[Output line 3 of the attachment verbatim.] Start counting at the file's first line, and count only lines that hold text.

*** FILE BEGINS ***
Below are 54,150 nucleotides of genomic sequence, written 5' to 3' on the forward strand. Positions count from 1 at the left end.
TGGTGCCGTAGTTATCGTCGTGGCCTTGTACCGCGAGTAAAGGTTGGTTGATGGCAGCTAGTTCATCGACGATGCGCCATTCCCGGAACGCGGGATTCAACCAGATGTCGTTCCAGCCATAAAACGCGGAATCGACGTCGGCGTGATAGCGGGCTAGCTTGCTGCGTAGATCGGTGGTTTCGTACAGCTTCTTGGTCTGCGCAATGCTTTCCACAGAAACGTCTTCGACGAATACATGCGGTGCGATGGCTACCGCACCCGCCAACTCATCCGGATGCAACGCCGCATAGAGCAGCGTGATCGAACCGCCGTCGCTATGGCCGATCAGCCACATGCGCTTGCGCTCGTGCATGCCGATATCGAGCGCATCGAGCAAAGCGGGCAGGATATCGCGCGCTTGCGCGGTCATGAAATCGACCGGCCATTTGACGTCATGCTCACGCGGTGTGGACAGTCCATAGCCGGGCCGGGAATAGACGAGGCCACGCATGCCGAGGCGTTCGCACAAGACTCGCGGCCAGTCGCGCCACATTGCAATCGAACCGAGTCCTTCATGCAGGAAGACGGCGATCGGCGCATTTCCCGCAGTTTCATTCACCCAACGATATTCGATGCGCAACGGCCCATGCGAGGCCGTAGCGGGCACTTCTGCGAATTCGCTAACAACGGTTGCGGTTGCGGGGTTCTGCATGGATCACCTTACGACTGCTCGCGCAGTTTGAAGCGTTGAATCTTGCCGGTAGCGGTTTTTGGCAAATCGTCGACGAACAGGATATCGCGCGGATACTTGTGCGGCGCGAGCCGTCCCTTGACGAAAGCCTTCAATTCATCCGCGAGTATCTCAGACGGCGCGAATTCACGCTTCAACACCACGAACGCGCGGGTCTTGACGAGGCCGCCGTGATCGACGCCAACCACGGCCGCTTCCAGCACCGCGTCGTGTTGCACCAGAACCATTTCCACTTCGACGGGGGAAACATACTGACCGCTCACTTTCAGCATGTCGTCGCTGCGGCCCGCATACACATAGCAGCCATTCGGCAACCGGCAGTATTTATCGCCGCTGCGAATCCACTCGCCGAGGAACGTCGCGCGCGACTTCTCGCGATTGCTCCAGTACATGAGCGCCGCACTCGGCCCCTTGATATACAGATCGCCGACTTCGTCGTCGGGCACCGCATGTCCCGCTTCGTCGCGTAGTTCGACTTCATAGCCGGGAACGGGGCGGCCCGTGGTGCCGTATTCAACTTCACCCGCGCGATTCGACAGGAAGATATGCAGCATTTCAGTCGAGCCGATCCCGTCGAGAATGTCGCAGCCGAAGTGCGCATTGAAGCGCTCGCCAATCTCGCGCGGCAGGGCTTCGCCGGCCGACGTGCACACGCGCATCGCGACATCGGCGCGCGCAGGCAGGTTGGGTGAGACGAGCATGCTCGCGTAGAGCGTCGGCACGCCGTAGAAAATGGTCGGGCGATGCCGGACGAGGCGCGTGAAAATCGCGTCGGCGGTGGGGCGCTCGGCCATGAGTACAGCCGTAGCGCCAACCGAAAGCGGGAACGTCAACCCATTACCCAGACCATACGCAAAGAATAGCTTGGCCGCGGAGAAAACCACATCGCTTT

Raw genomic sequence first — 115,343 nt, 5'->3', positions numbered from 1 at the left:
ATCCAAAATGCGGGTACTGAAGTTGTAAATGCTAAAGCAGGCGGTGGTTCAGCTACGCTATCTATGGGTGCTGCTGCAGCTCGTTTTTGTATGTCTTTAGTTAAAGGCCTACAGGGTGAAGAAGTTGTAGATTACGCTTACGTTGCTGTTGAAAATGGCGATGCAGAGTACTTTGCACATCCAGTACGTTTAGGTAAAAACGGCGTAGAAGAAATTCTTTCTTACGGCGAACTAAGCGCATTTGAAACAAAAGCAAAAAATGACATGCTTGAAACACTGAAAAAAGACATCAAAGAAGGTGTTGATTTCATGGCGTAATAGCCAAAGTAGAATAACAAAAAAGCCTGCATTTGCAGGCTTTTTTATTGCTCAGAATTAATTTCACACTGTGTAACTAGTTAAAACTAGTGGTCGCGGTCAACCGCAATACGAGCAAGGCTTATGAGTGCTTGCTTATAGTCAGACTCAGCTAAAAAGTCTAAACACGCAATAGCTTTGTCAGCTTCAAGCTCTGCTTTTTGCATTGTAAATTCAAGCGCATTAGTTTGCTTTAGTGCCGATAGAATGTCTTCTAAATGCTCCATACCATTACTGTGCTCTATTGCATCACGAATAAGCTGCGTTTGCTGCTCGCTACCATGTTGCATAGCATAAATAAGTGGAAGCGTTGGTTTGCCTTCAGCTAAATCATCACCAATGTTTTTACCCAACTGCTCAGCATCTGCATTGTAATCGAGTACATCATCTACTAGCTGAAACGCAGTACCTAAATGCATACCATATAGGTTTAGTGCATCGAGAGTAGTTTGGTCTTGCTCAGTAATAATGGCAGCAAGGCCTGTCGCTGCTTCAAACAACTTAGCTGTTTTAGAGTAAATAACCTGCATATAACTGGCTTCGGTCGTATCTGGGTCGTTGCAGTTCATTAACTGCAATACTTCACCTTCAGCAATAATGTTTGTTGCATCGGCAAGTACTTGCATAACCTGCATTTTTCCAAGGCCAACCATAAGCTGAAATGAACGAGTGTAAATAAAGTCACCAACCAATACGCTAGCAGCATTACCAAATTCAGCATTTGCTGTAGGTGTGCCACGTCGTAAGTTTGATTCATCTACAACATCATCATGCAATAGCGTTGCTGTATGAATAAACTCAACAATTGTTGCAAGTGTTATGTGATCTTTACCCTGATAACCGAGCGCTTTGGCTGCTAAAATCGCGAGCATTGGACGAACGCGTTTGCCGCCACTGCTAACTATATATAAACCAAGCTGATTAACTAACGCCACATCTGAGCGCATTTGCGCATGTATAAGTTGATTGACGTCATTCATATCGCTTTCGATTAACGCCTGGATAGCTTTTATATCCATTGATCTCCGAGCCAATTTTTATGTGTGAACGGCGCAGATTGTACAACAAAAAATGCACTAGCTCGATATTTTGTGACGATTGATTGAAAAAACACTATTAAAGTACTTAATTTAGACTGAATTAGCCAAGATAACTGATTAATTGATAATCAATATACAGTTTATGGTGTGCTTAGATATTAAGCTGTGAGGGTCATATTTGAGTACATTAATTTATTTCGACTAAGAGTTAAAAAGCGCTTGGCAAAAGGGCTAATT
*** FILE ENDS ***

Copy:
Raw genomic sequence first — 115,343 nt, 5'->3', positions numbered from 1 at the left: